Army Chief General MM Naravane on a 3-day visit to Nepal

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In an effort to improve relations with Nepal after the ties between both the countries came under severe strain following a bitter border row, the Indian Army Chief MM Naravane will arrive in Nepal on Wednesday on a three-day crucial visit.

Indian officials here say the visit will deepen the long-standing bonds of friendship between the two armies and provide an opportunity for both sides to explore avenues to further strengthen bilateral defence partnership for mutual benefit.

As per reports, Gen Naravane is visiting Nepal at the official invitation of Nepal Army chief Gen Purnachandra Thapa.

Indian Embassy spokesperson Naveen Kumar said that Gen Naravane’s visit “will deepen the long-standing and customary bonds of friendship between the two armies.”

“His visit will provide an opportunity for both sides to discuss the bilateral defence partnership and explore avenues to further strengthen it for mutual benefit.”

Mutual interests between the two armies and bilateral relations will mainly feature during the talk, Nepal Army sources said.

The Indian Army chief will also gift an ambulance and medical equipment for a mobile field hospital to be operated by the Nepal Army.

He will also hold interaction with senior officials at the Nepal Army headquarters.

In the afternoon, the Indian Army chief will be conferred with the honorary rank of General of Nepal Army by President Bidya Devi Bhandari amidst a special ceremony at Rashtrapati Bhavan.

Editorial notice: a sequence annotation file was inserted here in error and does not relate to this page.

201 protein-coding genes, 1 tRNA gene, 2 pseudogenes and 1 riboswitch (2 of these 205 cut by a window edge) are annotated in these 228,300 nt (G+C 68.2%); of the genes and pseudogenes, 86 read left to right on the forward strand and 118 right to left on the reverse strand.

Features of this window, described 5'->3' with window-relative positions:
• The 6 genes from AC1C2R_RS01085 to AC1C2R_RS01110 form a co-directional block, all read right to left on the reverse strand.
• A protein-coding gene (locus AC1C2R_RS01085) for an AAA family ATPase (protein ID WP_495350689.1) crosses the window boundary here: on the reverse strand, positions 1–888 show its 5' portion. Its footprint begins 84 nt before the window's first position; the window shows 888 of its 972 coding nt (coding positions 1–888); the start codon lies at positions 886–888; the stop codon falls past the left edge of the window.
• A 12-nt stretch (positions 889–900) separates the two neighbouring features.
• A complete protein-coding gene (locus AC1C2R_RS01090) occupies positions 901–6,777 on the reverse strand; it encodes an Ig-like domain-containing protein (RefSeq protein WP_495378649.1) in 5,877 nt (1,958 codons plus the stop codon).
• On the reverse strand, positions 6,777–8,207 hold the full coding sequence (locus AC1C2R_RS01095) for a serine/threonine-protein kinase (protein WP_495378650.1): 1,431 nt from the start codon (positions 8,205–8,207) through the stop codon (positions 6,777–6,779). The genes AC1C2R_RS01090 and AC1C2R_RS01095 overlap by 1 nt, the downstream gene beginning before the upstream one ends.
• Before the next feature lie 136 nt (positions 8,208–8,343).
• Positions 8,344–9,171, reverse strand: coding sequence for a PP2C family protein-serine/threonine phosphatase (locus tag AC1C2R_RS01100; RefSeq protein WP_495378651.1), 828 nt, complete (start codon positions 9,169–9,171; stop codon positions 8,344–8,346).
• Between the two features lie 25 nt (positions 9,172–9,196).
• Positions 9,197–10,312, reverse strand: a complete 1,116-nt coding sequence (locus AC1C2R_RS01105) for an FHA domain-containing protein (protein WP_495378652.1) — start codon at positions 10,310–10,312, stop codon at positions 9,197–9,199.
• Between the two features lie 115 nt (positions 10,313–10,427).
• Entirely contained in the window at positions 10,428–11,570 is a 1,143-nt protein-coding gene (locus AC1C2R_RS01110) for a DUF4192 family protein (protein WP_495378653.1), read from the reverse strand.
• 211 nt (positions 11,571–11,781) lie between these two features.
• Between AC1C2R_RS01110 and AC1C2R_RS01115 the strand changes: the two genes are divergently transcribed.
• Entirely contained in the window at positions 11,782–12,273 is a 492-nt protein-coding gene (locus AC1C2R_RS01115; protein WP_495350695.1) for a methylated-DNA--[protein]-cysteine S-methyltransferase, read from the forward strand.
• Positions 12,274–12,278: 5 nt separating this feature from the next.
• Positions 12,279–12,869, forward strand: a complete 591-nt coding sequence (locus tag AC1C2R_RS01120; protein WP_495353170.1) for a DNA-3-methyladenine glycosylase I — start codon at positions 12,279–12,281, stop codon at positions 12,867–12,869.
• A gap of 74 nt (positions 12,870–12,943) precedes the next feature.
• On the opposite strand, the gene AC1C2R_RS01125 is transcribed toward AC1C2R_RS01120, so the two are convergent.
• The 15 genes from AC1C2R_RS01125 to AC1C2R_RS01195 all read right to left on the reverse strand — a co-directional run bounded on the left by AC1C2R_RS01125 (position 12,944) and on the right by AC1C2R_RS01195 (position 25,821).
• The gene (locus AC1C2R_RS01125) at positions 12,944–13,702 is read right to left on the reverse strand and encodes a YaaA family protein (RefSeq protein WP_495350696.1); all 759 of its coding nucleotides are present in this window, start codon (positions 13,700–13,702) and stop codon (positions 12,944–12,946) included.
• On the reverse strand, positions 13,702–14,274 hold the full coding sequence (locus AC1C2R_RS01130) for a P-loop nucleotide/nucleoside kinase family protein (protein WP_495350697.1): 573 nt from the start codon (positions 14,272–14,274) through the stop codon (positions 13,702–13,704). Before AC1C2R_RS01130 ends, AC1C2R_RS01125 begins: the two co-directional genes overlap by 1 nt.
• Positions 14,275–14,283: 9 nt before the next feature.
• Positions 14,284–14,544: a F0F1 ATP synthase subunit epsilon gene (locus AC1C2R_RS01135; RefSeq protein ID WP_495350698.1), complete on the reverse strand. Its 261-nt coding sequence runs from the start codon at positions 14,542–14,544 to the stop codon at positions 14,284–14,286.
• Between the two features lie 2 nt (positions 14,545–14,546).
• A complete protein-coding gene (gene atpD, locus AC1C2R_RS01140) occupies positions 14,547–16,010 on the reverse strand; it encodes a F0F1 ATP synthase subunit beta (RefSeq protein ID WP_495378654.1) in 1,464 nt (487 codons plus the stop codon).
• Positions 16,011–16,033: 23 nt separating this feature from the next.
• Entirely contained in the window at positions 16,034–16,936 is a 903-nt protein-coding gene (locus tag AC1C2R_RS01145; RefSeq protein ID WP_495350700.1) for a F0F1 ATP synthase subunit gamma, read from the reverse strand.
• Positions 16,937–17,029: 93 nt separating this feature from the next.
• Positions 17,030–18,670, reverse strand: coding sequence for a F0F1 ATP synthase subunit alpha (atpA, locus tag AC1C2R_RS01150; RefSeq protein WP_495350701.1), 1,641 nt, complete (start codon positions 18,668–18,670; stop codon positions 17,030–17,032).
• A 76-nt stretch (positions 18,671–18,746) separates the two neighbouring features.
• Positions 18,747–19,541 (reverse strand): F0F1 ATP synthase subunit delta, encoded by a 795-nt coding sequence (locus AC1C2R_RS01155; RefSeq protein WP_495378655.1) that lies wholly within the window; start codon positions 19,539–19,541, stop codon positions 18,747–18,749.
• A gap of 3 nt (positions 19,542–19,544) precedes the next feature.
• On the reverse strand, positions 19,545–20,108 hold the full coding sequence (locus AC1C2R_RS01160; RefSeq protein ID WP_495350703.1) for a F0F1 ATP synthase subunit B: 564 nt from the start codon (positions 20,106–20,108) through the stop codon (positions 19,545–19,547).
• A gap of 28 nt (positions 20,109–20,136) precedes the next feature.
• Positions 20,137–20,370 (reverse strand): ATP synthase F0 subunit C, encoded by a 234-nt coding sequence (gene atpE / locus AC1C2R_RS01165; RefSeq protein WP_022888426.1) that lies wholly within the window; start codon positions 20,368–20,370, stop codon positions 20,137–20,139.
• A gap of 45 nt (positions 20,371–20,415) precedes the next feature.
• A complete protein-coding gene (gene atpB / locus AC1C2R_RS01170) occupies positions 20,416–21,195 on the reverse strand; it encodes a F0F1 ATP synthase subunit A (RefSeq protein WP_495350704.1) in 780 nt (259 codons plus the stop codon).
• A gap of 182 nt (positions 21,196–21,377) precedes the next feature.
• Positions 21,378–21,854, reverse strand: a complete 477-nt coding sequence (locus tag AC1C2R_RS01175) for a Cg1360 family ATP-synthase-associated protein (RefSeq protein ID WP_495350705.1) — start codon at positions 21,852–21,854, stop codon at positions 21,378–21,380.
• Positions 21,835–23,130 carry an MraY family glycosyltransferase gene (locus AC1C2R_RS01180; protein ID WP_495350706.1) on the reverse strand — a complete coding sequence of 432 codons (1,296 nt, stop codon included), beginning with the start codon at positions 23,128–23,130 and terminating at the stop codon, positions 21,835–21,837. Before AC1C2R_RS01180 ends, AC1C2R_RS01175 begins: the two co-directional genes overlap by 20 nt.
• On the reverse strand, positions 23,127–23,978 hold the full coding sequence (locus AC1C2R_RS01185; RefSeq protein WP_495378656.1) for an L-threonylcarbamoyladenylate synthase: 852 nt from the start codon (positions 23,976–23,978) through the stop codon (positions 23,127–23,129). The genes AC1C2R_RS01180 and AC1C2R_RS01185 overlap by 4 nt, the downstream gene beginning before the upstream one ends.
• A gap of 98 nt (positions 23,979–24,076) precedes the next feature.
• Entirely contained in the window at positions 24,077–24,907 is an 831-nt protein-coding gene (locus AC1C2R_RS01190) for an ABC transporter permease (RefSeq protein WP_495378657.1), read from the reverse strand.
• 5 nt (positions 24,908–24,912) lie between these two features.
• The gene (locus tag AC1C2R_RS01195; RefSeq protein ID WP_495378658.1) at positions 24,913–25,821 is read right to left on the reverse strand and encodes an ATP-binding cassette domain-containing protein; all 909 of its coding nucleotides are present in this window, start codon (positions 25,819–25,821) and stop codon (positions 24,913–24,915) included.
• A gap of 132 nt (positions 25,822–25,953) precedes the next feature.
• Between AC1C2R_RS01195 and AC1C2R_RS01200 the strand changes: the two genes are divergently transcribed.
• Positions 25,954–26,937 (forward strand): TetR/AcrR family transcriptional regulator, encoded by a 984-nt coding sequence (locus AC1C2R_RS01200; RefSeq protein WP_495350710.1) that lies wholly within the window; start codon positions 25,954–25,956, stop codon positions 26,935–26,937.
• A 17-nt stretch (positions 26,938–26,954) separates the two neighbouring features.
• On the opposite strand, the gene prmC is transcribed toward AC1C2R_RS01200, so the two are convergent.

Reportedly, India’s decision to send the Army Chief to Nepal to reset the ties is seen as a part of a larger exercise by New Delhi to rejuvenate relations with Myanmar, the Maldives, Bangladesh, Sri Lanka, Bhutan and Afghanistan in the wake of greater efforts by China to expand its influence in the region.

Relations between the two countries has been tensed since Defence Minister Rajnath Singh inaugurated a new 80km Lipulekh road which serves as the shortest route between capital New Delhi and Kailash-Mansarovar, a revered Hindu pilgrimage site in the Tibetan plateau.

Nepal protested the inauguration of the road claiming that it passed through its territory. Days later, Nepal came out with a new map showing Lipulekh, Kalapani and Limpiyadhura as its territories.

After Nepal released the map, India reacted sharply, calling it a “unilateral act” and cautioning Kathmandu that such “artificial enlargement” of territorial claims will not be acceptable to it.

The Lipulekh pass is a far western point near Kalapani, a disputed border area between Nepal and India.

Both India and Nepal claim Kalapani as an integral part of their territory – India as part of Uttarakhand’s Pithoragarh district and Nepal as part of Dharchula district.

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